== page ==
Or, splurge on one wall of fancy tile behind the tub (here the accent wall is pictured behind the sink, but it could totally work behind the tub, too):
Of course, you can always just continue your white subway tile (in an interesting pattern!) up the wall behind the shower; in fact, when in doubt I say just stick with the white:
If an all white shower is too white for you, consider adding one row of accent tiles (such as carrara mosaic) tiles mixed in with the white tiles, like this:
|Aubrey & Lindsay's Blog|
BTW, if you like the accent shower tile idea, be sure to read Tip #5 for some major money saving potential with that!
For the shower floor, continuing with the white tile (perhaps in a different shape - if your walls are 3x6" subway, try miniature white hexagons or 2x2" squares on the shower floor, etc.) is your most inexpensive option....a moderate upgrade would be carrara (or any similarly colored tile) mosaic tiles, or if you have an accent row of tiles in your shower (or your bathroom floor) you could repeat this on your shower floor. A pricier splurge would be a river rock floor in a white or gray color - although this could be considered a bit trendy/taste specific.Tip #5: If you want an accent row of tiles above your vanity, tub and/or in your shower, buy the easy-to-install 12x12" mesh sheets of tile and cut these sheets into equal halves, thirds, quarters, etc. and you'll end up buying a much smaller quantity of the pricier 12x12 sheets. For example, if this sheet of carrara mosaic costs $12/sheet....
...Rather than having a 12" tall accent, simply cut this sheet containing 10 columns with 10 rows into 5 rows of 2x10 squares, or 2 rows of 5x10 squares. Your accent strip will be smaller, but you'll save a lot of money here. Remember how pretty this shower looked?
|Aubrey and Lindsay's Blog|
The accent row of tile is small but striking and this look could easily be recreated by cutting out mesh tile sheets.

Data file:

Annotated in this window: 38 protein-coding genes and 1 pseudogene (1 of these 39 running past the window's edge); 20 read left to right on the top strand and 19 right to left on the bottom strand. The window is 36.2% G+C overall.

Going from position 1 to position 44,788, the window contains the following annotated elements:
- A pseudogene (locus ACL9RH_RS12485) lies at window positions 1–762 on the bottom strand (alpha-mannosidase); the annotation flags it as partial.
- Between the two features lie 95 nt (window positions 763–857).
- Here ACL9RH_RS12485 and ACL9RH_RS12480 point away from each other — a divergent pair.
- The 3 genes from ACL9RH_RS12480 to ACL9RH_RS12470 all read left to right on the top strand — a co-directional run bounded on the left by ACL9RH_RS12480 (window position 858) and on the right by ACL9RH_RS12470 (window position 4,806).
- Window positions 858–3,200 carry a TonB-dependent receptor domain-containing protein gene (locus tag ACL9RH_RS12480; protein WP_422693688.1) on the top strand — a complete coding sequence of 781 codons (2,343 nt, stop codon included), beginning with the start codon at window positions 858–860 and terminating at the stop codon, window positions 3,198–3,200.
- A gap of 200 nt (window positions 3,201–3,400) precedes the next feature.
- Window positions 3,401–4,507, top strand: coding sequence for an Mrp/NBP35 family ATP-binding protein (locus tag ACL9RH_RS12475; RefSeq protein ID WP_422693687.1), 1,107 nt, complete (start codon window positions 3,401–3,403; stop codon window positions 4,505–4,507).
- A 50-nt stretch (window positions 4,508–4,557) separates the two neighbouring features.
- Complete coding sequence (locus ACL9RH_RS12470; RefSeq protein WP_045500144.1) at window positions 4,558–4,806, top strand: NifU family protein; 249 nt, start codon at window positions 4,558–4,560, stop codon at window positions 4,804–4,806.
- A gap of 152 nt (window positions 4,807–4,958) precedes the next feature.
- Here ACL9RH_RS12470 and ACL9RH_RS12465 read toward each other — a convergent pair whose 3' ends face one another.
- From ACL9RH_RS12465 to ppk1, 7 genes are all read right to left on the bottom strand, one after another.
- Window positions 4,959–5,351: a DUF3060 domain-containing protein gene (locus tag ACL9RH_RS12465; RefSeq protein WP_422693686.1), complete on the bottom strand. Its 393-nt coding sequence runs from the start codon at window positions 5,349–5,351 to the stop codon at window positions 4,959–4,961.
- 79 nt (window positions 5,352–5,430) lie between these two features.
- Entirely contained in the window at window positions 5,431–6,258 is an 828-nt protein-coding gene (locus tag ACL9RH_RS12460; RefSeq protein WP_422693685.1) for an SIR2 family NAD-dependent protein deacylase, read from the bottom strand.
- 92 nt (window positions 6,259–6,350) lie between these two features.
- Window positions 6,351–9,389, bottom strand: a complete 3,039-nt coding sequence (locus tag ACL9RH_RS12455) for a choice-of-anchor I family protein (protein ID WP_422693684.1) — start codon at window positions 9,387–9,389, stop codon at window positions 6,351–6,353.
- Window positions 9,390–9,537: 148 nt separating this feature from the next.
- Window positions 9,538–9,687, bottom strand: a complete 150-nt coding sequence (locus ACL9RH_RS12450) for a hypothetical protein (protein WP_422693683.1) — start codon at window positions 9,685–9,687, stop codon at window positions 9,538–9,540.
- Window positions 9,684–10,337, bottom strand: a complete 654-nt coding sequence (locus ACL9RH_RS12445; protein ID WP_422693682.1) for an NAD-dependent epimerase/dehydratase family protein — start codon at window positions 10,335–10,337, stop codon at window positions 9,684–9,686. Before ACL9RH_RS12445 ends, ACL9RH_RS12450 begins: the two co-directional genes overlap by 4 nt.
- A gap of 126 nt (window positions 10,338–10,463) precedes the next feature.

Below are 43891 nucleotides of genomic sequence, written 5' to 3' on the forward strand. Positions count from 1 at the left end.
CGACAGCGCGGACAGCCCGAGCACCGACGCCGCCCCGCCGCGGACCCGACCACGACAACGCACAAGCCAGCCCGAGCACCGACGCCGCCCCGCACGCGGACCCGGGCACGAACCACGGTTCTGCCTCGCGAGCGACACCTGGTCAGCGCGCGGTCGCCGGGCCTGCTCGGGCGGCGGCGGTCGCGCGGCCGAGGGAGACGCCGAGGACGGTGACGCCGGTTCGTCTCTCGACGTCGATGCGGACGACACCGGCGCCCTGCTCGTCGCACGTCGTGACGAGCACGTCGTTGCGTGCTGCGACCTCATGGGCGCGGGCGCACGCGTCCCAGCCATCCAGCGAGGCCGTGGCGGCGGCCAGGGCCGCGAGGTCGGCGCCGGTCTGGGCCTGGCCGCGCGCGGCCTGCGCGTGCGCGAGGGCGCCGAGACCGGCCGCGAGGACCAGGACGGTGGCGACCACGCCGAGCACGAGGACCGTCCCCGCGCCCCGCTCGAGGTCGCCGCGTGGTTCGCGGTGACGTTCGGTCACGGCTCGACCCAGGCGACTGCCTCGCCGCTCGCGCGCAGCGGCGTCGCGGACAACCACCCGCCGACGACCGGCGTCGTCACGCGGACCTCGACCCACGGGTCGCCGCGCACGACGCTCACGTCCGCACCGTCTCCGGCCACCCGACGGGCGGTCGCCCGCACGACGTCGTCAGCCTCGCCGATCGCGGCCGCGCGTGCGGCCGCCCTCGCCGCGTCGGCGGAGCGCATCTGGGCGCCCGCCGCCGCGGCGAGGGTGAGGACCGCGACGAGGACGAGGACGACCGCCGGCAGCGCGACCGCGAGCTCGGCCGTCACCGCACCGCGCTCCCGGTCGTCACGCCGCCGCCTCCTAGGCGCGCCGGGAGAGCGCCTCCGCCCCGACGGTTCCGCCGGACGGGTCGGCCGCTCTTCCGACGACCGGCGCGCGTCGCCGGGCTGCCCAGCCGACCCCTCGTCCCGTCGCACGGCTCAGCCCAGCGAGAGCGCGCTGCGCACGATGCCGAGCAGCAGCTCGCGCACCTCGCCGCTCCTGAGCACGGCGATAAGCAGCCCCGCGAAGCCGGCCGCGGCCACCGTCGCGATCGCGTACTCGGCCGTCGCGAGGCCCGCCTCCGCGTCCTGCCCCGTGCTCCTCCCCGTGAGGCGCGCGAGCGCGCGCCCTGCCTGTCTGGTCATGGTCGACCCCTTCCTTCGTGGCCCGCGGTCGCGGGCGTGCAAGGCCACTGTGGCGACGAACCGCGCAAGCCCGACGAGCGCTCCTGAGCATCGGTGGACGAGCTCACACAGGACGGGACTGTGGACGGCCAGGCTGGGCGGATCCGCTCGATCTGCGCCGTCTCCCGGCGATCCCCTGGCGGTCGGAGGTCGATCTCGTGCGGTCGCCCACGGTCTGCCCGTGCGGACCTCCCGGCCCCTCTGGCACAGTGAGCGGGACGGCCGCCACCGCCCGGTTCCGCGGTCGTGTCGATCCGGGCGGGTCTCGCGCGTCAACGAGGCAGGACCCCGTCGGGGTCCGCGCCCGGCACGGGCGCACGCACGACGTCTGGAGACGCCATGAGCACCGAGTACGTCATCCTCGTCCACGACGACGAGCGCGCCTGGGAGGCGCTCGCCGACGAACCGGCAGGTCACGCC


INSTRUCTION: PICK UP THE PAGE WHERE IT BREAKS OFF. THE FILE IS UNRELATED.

Tip #6: To add architectural interest, consider wainscoating and/or other trim details to your bathroom. The most inexpensive form of this would be beadboard, followed by DIY board and batten or DIY frame wainscoating. Or, you could add a chair rail and paint the top section a very light gray and underneath a slightly darker gray. Crown molding "finishes" a room in my opinion and would be an inexpensive, DIY project for the bathroom, as well. Pricier options would include having frame wainscoating professionally installed or installing a coordinating tile underneath a tile chair rail.
Tip #7: Space verses Storage. Before remodeling your bathroom (and this is especially important if yours is on the smaller side) it's very important to think carefully about how much storage you will need in your bathroom, not only now, but five years from now. Think long term. Will kids eventually be sharing this bathroom? Then perhaps a single pedestal sink that offers no storage isn't your best bet. However, if storage isn't a problem and you want to make your bathroom feel larger, a pedestal sink takes up very little floor space and will help make your bathroom feel larger. Another way to nab more space is to have an open vanity, like the picture below. Like the pedestal sink, the drawback of an open vanity is that you lose under-the-sink storage space; however, it is important to also note that baskets could be placed underneath the vanity and you could add medicine cabinet mirrors above the vanity for additional storage, like this: